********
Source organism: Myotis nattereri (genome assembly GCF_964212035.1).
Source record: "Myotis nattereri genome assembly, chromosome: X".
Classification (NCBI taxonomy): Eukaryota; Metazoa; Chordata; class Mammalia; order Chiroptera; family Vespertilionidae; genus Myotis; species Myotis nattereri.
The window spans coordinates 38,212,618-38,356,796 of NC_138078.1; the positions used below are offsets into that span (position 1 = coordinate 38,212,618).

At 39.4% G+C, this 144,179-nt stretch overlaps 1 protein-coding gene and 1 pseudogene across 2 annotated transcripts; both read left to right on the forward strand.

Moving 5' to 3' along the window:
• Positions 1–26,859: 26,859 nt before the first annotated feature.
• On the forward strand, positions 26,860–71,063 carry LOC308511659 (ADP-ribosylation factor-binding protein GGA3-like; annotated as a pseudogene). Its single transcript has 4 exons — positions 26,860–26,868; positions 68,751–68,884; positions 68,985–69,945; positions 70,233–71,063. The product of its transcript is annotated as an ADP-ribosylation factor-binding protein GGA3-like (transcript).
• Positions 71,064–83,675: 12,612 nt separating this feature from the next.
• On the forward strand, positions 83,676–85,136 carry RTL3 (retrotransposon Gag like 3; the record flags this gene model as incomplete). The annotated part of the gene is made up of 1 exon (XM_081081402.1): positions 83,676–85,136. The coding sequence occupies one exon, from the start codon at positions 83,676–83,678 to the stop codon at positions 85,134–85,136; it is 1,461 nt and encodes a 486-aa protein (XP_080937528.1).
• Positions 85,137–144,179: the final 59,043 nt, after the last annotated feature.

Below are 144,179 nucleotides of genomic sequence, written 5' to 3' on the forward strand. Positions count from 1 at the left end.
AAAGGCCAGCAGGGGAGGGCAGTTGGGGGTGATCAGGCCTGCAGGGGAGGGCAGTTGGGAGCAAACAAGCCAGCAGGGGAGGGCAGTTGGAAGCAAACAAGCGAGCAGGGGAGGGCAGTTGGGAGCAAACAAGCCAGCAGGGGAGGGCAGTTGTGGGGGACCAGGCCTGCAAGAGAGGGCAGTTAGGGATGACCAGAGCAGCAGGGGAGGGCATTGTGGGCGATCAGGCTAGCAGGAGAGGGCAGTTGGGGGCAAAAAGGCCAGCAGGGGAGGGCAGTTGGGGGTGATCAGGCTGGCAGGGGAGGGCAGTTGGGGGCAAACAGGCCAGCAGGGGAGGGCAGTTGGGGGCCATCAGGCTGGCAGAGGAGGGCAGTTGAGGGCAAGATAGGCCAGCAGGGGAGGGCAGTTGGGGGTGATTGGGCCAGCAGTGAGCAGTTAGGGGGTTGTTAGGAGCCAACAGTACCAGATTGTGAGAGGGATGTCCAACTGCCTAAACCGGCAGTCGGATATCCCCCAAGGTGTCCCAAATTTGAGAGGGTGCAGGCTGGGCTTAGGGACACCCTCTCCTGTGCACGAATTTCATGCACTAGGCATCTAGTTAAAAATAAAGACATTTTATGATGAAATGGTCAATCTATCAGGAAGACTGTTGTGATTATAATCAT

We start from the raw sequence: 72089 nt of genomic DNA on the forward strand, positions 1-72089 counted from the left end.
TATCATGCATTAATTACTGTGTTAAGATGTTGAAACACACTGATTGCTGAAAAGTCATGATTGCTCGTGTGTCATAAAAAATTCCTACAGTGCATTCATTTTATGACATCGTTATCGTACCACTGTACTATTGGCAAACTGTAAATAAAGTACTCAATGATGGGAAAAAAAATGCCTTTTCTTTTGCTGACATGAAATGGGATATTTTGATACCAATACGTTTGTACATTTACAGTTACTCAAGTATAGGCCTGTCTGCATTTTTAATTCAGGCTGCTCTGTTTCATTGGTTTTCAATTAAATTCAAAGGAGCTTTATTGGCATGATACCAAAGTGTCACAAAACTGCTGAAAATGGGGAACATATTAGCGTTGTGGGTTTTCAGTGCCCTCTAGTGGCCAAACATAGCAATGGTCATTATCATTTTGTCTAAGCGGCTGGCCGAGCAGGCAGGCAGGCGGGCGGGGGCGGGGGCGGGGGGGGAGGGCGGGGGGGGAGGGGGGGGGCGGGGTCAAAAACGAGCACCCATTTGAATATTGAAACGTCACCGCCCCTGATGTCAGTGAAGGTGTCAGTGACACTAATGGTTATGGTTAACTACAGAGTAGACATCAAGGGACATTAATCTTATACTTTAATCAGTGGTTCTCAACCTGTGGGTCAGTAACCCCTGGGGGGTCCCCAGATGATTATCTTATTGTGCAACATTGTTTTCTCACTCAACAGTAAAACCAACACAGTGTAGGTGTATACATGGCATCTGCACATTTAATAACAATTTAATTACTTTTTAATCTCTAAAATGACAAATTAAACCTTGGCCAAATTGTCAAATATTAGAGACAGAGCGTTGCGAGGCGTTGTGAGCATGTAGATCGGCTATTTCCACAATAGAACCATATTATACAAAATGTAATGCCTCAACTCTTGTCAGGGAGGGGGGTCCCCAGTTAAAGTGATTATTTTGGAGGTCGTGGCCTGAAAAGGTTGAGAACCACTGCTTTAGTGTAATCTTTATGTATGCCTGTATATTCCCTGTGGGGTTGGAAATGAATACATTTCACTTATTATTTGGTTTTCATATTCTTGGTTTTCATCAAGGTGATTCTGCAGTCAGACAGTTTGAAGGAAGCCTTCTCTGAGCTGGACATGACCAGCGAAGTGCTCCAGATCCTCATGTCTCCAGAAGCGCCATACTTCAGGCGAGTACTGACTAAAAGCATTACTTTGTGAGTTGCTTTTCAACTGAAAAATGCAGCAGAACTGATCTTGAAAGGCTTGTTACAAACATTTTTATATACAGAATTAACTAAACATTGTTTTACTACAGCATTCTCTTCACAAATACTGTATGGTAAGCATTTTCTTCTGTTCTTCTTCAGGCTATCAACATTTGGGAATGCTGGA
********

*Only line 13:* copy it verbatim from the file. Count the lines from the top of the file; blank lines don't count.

AAAGGCCAGCAGGGGAGGGCAGTTGGGGGTGATCAGGCCTGCAGGGGAGGGCAGTTGGGAGCAAACAAGCCAGCAGGGGAGGGCAGTTGGAAGCAAACAAGCGAGCAGGGGAGGGCAGTTGGGAGCAAACAAGCCAGCAGGGGAGGGCAGTTGTGGGGGACCAGGCCTGCAAGAGAGGGCAGTTAGGGATGACCAGAGCAGCAGGGGAGGGCATTGTGGGCGATCAGGCTAGCAGGAGAGGGCAGTTGGGGGCAAAAAGGCCAGCAGGGGAGGGCAGTTGGGGGTGATCAGGCTGGCAGGGGAGGGCAGTTGGGGGCAAACAGGCCAGCAGGGGAGGGCAGTTGGGGGCCATCAGGCTGGCAGAGGAGGGCAGTTGAGGGCAAGATAGGCCAGCAGGGGAGGGCAGTTGGGGGTGATTGGGCCAGCAGTGAGCAGTTAGGGGGTTGTTAGGAGCCAACAGTACCAGATTGTGAGAGGGATGTCCAACTGCCTAAACCGGCAGTCGGATATCCCCCAAGGTGTCCCAAATTTGAGAGGGTGCAGGCTGGGCTTAGGGACACCCTCTCCTGTGCACGAATTTCATGCACTAGGCATCTAGTTAAAAATAAAGACATTTTATGATGAAATGGTCAATCTATCAGGAAGACTGTTGTGATTATAATCAT